A final thought is on environmental, social and governance considerations. It is often easier for active managers to incorporate this type of assessment into their process. As such, if you want your money to do good, it can be easier to do this through active funds.


How much do they cost?

How much do they cost?

Exchange traded funds trade just like a normal share. As such, you buy them in much the same way as you would shares in Shell or HSBC. That means using a broker – either an online investment platform (see our guide here - https://www.boringmoney.co.uk/learn/investing-guides/product-guides/online-investment-platforms/) or through a conventional stockbroker.

The broker will charge a commission on buying and selling. You will also pay stamp duty of 0.5% when you buy. There is also an annual management charge for the ETF. This is usually relatively small, particularly for large, popular trusts based on well-recognised indices. Niche ETFs may charge a little more. There will also be something called a ‘bid/offer spread’ – a bit like a currency exchange, there is a gap between the price the broker is willing to sell and the price they buy.

In practice, the price charged by the broker can vary considerably. If you’re making regular payments into an ETF, these costs can mount up so it’s worth paying attention.

 

(i) Why is the market price sometimes different from the net asset value (NAV) of an ETF

This a slight complexity of both ETFs and investment trusts. They trade on an exchange, therefore the price is determined by supply and demand (the ratio of buyers to sellers). In theory, this should mirror the price of the underlying assets (its ‘net asset value’), but this doesn’t happen all the time. If an ETF is popular, it may trade on premium to its net asset value (NAV); if it’s unpopular it may trade on a discount.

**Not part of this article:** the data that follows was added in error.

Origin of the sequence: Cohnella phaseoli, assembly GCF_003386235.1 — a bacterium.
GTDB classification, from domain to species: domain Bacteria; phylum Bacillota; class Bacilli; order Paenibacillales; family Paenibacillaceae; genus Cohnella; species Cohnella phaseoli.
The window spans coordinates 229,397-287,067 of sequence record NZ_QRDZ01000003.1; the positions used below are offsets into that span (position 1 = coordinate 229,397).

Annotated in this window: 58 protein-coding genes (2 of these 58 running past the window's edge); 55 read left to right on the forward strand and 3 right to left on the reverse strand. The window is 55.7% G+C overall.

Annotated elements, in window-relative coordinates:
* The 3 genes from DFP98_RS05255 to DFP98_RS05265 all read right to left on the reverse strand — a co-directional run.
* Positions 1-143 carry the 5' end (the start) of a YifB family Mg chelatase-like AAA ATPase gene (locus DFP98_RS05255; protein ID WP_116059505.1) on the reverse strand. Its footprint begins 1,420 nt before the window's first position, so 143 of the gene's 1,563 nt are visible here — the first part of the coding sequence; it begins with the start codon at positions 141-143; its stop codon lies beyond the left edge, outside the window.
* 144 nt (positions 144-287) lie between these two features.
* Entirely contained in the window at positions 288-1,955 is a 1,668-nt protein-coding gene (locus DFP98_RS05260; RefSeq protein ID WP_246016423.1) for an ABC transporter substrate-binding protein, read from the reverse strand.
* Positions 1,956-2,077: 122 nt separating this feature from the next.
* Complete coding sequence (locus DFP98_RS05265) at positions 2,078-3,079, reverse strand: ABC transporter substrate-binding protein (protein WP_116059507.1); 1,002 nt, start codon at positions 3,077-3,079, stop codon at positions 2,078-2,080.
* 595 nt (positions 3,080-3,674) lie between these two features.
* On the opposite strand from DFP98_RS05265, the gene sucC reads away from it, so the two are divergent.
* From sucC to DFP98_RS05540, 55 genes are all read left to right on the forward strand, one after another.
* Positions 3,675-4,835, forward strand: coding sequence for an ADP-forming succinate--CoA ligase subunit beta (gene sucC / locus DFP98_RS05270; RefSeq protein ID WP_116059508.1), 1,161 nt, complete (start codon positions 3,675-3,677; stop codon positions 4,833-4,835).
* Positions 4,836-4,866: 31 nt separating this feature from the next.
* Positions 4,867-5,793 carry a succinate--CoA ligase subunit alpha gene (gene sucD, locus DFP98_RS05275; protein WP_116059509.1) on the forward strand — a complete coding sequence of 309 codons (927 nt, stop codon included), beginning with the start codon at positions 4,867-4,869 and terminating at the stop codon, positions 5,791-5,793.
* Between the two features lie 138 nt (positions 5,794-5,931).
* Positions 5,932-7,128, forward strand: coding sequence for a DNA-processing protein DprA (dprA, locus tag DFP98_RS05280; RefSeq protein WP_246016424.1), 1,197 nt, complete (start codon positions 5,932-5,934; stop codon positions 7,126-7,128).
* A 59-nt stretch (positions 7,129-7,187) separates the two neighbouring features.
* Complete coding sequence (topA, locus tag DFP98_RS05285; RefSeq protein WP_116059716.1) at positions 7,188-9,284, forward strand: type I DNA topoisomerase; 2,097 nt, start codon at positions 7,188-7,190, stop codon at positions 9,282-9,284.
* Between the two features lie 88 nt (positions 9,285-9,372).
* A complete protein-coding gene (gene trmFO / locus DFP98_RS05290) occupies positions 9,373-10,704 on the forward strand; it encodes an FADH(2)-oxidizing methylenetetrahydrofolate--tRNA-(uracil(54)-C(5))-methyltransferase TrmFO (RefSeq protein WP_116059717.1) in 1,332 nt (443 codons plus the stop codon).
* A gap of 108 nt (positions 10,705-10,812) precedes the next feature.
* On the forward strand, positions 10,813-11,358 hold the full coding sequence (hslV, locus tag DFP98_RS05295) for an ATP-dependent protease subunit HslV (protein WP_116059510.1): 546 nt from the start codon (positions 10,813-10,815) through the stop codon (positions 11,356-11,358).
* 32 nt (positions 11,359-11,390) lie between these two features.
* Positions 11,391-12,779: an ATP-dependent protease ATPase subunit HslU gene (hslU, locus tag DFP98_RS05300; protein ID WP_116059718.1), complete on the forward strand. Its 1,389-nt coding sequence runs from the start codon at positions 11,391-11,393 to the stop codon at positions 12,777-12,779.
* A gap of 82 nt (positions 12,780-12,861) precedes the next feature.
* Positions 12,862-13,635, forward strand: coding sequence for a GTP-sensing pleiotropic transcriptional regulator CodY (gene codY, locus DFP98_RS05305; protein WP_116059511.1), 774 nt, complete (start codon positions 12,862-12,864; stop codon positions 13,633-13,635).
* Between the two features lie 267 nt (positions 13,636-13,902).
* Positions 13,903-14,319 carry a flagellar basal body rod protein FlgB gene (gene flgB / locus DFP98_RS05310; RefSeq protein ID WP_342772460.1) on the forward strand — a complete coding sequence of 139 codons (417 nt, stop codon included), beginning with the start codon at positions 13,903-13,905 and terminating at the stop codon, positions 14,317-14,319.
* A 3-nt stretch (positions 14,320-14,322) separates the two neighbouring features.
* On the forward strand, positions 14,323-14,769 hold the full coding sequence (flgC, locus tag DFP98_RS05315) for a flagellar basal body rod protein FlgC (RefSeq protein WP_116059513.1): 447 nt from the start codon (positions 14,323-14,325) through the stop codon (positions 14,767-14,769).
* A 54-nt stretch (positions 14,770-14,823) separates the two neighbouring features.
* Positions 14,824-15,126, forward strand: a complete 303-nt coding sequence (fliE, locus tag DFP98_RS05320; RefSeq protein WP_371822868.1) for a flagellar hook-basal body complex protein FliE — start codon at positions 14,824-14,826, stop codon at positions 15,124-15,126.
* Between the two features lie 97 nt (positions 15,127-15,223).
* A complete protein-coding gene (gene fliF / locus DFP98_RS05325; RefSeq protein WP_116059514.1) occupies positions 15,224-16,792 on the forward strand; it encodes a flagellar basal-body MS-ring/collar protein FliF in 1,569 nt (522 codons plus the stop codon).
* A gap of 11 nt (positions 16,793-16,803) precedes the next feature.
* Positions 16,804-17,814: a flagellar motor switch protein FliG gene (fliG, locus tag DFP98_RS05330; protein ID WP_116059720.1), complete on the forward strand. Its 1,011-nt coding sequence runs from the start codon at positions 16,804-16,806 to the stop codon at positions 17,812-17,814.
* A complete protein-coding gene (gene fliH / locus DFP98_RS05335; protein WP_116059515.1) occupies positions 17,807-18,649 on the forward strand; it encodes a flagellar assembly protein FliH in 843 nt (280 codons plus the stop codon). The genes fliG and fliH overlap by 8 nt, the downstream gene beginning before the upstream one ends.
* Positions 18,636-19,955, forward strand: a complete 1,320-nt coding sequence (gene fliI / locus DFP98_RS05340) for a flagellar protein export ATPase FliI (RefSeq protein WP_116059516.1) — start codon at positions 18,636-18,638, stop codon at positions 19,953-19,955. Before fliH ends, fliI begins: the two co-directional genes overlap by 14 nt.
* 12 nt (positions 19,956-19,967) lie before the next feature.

Usually, this is more of a problem with niche ETFs. It doesn’t tend to happen with the large, popular ETFs, where there are lots of buyers and sellers and the price reflects the value of the underlying assets.


Good to know

Good to know

Indexing – ETFs usually track an index. This has upsides and downsides. Most indices are weighted to the largest stocks. If you’re comfortable holding BP or GlaxoSmithKline (or Apple or Microsoft in the US), great. If you’d rather invest in something a little more adventurous, such as smaller companies or single investments, perhaps ETFs aren’t for you.

Fees - ETFs are cheap on almost any measure. Given that costs are one of the very few elements of investing that are totally predictable, it can be sensible to look for lower cost investments and ETFs fit the bill. That said, they’re cheap because there is no fund manager overseeing the investment selection. If you’d prefer to get a human involved, again, an ‘active’ fund may be a better option.

Buying and selling – ETFs trade on an exchange. That means you can buy and sell at any time during the trading day and you’ll know exactly the price you’re getting (unlike for unit trusts, which only trade once a day and where the sale price won’t be clear). This makes ETFs a good option for investing (or selling) quickly.

Diversification – Indices will include lots of different companies (usually clearly marked in the name – FTSE 100, S&P 500 and so on). As such, you’re getting lots of companies all in one place. Diversifying across a range of assets in this way is good investment practice. Doing it via an ETF is usually better – and cheaper - than trying to do it yourself by buying lots of different companies.